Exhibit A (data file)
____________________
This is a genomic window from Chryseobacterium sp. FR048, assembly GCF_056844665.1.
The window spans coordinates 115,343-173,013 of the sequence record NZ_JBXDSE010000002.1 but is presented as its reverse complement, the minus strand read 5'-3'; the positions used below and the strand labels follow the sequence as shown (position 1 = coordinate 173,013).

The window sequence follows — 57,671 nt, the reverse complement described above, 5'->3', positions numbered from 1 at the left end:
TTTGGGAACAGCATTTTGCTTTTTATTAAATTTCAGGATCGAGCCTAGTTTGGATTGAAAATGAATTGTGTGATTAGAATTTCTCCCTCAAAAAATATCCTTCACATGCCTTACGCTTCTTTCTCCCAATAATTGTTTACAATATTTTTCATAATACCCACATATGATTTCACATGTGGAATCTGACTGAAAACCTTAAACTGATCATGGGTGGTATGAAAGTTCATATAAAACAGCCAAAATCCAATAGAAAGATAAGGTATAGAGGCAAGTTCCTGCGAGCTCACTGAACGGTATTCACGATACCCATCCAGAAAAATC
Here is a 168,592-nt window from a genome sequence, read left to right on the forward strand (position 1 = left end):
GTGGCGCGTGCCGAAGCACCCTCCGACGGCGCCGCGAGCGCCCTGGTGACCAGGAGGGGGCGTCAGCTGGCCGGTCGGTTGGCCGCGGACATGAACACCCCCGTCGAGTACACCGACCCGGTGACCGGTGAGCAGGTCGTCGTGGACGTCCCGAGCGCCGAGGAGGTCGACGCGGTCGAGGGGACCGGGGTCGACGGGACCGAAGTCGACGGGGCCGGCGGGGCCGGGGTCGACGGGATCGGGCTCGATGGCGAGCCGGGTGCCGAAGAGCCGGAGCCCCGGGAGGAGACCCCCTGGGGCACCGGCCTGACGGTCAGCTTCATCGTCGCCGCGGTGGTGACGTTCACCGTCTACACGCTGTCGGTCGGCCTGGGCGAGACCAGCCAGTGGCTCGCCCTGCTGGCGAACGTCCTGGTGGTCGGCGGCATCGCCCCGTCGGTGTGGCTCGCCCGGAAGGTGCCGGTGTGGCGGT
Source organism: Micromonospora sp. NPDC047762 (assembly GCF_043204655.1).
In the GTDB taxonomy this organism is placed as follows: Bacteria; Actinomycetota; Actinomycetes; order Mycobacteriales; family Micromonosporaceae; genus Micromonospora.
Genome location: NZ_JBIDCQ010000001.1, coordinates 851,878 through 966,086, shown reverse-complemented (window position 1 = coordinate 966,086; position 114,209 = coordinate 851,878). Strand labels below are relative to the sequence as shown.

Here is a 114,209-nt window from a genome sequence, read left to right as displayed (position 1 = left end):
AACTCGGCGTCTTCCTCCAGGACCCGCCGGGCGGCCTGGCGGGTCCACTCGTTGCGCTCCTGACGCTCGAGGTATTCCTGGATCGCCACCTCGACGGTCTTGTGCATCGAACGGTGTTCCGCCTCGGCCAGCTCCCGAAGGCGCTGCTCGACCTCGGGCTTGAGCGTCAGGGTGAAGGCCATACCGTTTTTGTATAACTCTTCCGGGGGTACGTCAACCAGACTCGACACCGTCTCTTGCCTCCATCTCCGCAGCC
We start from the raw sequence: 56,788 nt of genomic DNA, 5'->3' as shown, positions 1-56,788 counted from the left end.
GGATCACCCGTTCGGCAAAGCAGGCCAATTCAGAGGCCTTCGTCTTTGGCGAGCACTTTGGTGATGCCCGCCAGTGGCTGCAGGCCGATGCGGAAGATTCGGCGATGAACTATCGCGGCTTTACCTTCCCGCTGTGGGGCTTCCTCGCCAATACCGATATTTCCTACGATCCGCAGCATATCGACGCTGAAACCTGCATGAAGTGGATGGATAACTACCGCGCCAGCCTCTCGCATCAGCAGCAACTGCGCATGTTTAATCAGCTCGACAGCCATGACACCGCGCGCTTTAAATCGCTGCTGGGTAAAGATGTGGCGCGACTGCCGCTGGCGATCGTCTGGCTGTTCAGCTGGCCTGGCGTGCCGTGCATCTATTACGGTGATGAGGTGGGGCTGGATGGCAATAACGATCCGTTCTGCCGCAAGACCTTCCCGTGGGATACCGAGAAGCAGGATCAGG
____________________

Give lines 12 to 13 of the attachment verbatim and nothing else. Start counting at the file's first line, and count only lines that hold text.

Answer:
We start from the raw sequence: 56,788 nt of genomic DNA, 5'->3' as shown, positions 1-56,788 counted from the left end.
GGATCACCCGTTCGGCAAAGCAGGCCAATTCAGAGGCCTTCGTCTTTGGCGAGCACTTTGGTGATGCCCGCCAGTGGCTGCAGGCCGATGCGGAAGATTCGGCGATGAACTATCGCGGCTTTACCTTCCCGCTGTGGGGCTTCCTCGCCAATACCGATATTTCCTACGATCCGCAGCATATCGACGCTGAAACCTGCATGAAGTGGATGGATAACTACCGCGCCAGCCTCTCGCATCAGCAGCAACTGCGCATGTTTAATCAGCTCGACAGCCATGACACCGCGCGCTTTAAATCGCTGCTGGGTAAAGATGTGGCGCGACTGCCGCTGGCGATCGTCTGGCTGTTCAGCTGGCCTGGCGTGCCGTGCATCTATTACGGTGATGAGGTGGGGCTGGATGGCAATAACGATCCGTTCTGCCGCAAGACCTTCCCGTGGGATACCGAGAAGCAGGATCAGG